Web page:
My driving force is leading by example. Being able to demonstrate what I’m expecting from my athletes and clients is very important. Also being able to participate in all of the sports and activities that I’m passionate about. In the long run, I take care of myself in the hopes of having a long healthy life. I’m the only child of two amazing parents that have not had the easiest of lives and I have the most amazing stories to tell because of that. My parents have been the most encouraging and supportive part of my life. In whatever I chose to pursue, they were always there to ensure I had a plan in place, to ensure that I was making progress. They offered this support for my desire to race BMX as a kid to the 20 plus years of ice hockey, and attending Bastyr University. Outside of my family, I’ve always had the most amazing mentors and coaches. For example I’ve had the same skating coach since I was 9 years old! My psychology mentor I’ve had since I was 14. Of course that relationship started with me being a patient. But hey, he’s a mentor now. More recently a former professor of mine from Bastyr has become a great inspiration and mentor. The honesty was not always easy to hear, but without the unrelenting support and encouragement of these people, I would not have been able to confidently pursue my passion for athletic performance, fitness, and wellness.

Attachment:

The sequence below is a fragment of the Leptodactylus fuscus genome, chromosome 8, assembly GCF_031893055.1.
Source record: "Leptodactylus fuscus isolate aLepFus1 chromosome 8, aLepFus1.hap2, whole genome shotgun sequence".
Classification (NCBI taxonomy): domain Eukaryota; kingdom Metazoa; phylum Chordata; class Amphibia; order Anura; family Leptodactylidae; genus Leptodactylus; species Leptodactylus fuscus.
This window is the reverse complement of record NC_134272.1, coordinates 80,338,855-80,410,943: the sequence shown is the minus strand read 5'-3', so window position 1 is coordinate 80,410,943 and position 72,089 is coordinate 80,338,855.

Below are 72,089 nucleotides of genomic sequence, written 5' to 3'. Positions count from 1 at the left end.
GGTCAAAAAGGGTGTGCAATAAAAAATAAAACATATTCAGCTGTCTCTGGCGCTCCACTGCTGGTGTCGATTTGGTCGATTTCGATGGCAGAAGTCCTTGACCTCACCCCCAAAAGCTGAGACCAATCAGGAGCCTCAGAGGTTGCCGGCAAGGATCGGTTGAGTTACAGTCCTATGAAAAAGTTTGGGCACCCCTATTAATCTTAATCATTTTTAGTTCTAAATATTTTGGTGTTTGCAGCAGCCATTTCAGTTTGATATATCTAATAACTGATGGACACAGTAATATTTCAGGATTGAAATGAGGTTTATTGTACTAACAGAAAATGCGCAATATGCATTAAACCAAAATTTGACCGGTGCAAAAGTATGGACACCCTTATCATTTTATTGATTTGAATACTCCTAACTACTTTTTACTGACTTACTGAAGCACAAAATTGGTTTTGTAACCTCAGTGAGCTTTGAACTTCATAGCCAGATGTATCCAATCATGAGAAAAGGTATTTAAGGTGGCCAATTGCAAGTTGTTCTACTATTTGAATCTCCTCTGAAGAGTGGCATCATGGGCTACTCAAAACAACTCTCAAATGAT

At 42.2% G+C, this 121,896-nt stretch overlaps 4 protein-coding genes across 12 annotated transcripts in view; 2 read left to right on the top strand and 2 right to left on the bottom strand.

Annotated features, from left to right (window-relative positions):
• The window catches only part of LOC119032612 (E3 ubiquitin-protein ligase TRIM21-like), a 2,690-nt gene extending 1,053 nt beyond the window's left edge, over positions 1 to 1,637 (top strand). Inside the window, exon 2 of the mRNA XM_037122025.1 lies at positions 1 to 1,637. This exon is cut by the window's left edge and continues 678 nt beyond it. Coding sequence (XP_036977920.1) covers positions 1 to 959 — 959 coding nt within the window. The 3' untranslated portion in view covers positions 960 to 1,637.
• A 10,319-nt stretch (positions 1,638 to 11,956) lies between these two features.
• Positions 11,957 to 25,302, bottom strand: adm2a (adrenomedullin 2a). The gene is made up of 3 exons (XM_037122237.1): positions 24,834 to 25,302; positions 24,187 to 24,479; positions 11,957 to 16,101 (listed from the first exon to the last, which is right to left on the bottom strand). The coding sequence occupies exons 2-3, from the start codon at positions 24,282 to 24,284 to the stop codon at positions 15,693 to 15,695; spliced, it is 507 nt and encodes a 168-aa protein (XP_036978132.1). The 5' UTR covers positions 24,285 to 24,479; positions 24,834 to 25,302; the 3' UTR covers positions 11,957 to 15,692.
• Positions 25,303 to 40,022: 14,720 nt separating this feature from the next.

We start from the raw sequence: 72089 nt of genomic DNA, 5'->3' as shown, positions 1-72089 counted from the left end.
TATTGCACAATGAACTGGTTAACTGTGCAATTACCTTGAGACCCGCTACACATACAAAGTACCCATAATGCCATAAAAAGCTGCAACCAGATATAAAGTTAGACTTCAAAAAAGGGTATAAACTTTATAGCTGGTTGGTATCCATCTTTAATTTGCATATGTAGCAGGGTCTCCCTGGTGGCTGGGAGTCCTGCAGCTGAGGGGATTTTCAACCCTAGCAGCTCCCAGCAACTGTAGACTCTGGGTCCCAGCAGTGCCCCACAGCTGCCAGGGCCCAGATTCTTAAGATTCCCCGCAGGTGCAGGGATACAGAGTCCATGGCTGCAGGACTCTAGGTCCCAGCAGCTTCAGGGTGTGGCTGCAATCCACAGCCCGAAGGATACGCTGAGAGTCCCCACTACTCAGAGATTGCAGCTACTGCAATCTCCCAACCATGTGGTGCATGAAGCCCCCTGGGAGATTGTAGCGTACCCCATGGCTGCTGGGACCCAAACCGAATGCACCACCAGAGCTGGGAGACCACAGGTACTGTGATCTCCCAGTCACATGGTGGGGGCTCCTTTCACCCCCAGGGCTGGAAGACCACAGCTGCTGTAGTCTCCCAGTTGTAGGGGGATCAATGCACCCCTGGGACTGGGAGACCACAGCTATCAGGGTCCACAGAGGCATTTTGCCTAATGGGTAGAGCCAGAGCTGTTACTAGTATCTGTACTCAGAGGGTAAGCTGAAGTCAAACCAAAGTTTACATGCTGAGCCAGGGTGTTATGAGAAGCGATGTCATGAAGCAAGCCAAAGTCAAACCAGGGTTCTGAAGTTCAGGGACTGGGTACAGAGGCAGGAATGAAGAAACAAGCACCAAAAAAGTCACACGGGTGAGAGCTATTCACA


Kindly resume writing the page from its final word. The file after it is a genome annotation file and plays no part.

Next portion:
The most difficult thing to face thus far has been the numerous head injuries I’ve sustained over the years. I believe I am up to 12 concussions and 1 brain contusion. The concussions are not the obstacle. The contusion however changed the course of my life. Don’t get me wrong, the course of my life has lead me to this moment, which I’m honored to have. As an 18 year old being told that I could never play hockey, race downhill mountain bikes, go skiing/snowboarding, or four-wheeling ever again, broke my heart. That realization sent me into a place that I never wish on any of my athletes or clients.  Following my contusion diagnosis; there was a 5-year span of my life that was incredibly scary for my parents. But with the support of so many, I over came that barrier to become the coach I am today. Speaking of this time, I am inspired to do a presentation on the importance of sensitive communication when dealing with athletes who are recovering from an injury.

It's very important for me as a Coach to lead by example ~ Coach Daniel

It’s very important for me as a Coach to lead by example ~ Coach Daniel

I don’t have a set routine but I always have fun and try to stay injury free. My favorite tools though include TRX suspension, Rip Kettle bells, Barbells, Dumbbells, and of course bodyweight. Every workout does include the following:

Dynamic warm-up

Power Component

Strength Component

Agility Component

Aerobic Component

Flexibility & Mobility Components